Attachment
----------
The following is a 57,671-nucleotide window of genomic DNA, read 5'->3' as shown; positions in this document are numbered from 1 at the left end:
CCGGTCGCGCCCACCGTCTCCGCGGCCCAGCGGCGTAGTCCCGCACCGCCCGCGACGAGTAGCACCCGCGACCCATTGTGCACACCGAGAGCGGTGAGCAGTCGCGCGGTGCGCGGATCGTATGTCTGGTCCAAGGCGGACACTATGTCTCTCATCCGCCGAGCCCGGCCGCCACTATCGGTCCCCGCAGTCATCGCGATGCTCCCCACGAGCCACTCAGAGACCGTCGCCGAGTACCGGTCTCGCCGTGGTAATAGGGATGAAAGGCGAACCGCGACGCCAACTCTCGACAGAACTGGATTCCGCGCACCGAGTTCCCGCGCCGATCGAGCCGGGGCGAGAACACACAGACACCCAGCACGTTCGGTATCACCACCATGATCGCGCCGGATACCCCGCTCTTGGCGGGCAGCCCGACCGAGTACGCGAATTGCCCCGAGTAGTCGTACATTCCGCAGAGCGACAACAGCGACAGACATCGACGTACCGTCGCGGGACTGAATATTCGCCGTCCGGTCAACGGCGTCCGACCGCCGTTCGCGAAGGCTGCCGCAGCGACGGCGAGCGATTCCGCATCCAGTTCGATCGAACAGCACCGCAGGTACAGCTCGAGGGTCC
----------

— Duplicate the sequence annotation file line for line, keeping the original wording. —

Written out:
The following is a 57,671-nucleotide window of genomic DNA, read 5'->3' as shown; positions in this document are numbered from 1 at the left end:
CCGGTCGCGCCCACCGTCTCCGCGGCCCAGCGGCGTAGTCCCGCACCGCCCGCGACGAGTAGCACCCGCGACCCATTGTGCACACCGAGAGCGGTGAGCAGTCGCGCGGTGCGCGGATCGTATGTCTGGTCCAAGGCGGACACTATGTCTCTCATCCGCCGAGCCCGGCCGCCACTATCGGTCCCCGCAGTCATCGCGATGCTCCCCACGAGCCACTCAGAGACCGTCGCCGAGTACCGGTCTCGCCGTGGTAATAGGGATGAAAGGCGAACCGCGACGCCAACTCTCGACAGAACTGGATTCCGCGCACCGAGTTCCCGCGCCGATCGAGCCGGGGCGAGAACACACAGACACCCAGCACGTTCGGTATCACCACCATGATCGCGCCGGATACCCCGCTCTTGGCGGGCAGCCCGACCGAGTACGCGAATTGCCCCGAGTAGTCGTACATTCCGCAGAGCGACAACAGCGACAGACATCGACGTACCGTCGCGGGACTGAATATTCGCCGTCCGGTCAACGGCGTCCGACCGCCGTTCGCGAAGGCTGCCGCAGCGACGGCGAGCGATTCCGCATCCAGTTCGATCGAACAGCACCGCAGGTACAGCTCGAGGGTCC